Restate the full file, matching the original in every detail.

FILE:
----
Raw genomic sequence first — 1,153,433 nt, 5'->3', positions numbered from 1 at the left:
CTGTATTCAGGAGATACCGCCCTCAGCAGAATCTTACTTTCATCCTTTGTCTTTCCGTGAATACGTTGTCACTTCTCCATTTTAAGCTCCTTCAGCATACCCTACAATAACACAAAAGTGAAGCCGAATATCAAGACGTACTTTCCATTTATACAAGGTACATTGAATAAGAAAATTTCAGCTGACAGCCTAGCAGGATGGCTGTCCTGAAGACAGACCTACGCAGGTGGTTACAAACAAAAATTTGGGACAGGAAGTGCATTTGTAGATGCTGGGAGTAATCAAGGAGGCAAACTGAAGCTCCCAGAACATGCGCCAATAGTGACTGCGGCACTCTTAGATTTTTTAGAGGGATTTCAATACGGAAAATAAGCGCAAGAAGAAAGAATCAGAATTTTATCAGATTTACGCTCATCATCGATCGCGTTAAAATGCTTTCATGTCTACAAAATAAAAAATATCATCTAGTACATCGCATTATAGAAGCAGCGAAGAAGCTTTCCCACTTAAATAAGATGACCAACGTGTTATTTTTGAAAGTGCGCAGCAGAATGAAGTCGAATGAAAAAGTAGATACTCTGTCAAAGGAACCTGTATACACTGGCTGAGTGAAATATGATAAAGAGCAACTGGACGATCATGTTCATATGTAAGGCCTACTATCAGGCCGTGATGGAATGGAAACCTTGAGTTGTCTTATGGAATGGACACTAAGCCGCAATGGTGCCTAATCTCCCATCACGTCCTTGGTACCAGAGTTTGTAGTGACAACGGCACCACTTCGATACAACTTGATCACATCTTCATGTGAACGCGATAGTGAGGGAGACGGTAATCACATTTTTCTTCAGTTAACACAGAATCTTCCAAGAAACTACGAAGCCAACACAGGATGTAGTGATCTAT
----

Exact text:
Raw genomic sequence first — 1,153,433 nt, 5'->3', positions numbered from 1 at the left:
CTGTATTCAGGAGATACCGCCCTCAGCAGAATCTTACTTTCATCCTTTGTCTTTCCGTGAATACGTTGTCACTTCTCCATTTTAAGCTCCTTCAGCATACCCTACAATAACACAAAAGTGAAGCCGAATATCAAGACGTACTTTCCATTTATACAAGGTACATTGAATAAGAAAATTTCAGCTGACAGCCTAGCAGGATGGCTGTCCTGAAGACAGACCTACGCAGGTGGTTACAAACAAAAATTTGGGACAGGAAGTGCATTTGTAGATGCTGGGAGTAATCAAGGAGGCAAACTGAAGCTCCCAGAACATGCGCCAATAGTGACTGCGGCACTCTTAGATTTTTTAGAGGGATTTCAATACGGAAAATAAGCGCAAGAAGAAAGAATCAGAATTTTATCAGATTTACGCTCATCATCGATCGCGTTAAAATGCTTTCATGTCTACAAAATAAAAAATATCATCTAGTACATCGCATTATAGAAGCAGCGAAGAAGCTTTCCCACTTAAATAAGATGACCAACGTGTTATTTTTGAAAGTGCGCAGCAGAATGAAGTCGAATGAAAAAGTAGATACTCTGTCAAAGGAACCTGTATACACTGGCTGAGTGAAATATGATAAAGAGCAACTGGACGATCATGTTCATATGTAAGGCCTACTATCAGGCCGTGATGGAATGGAAACCTTGAGTTGTCTTATGGAATGGACACTAAGCCGCAATGGTGCCTAATCTCCCATCACGTCCTTGGTACCAGAGTTTGTAGTGACAACGGCACCACTTCGATACAACTTGATCACATCTTCATGTGAACGCGATAGTGAGGGAGACGGTAATCACATTTTTCTTCAGTTAACACAGAATCTTCCAAGAAACTACGAAGCCAACACAGGATGTAGTGATCTAT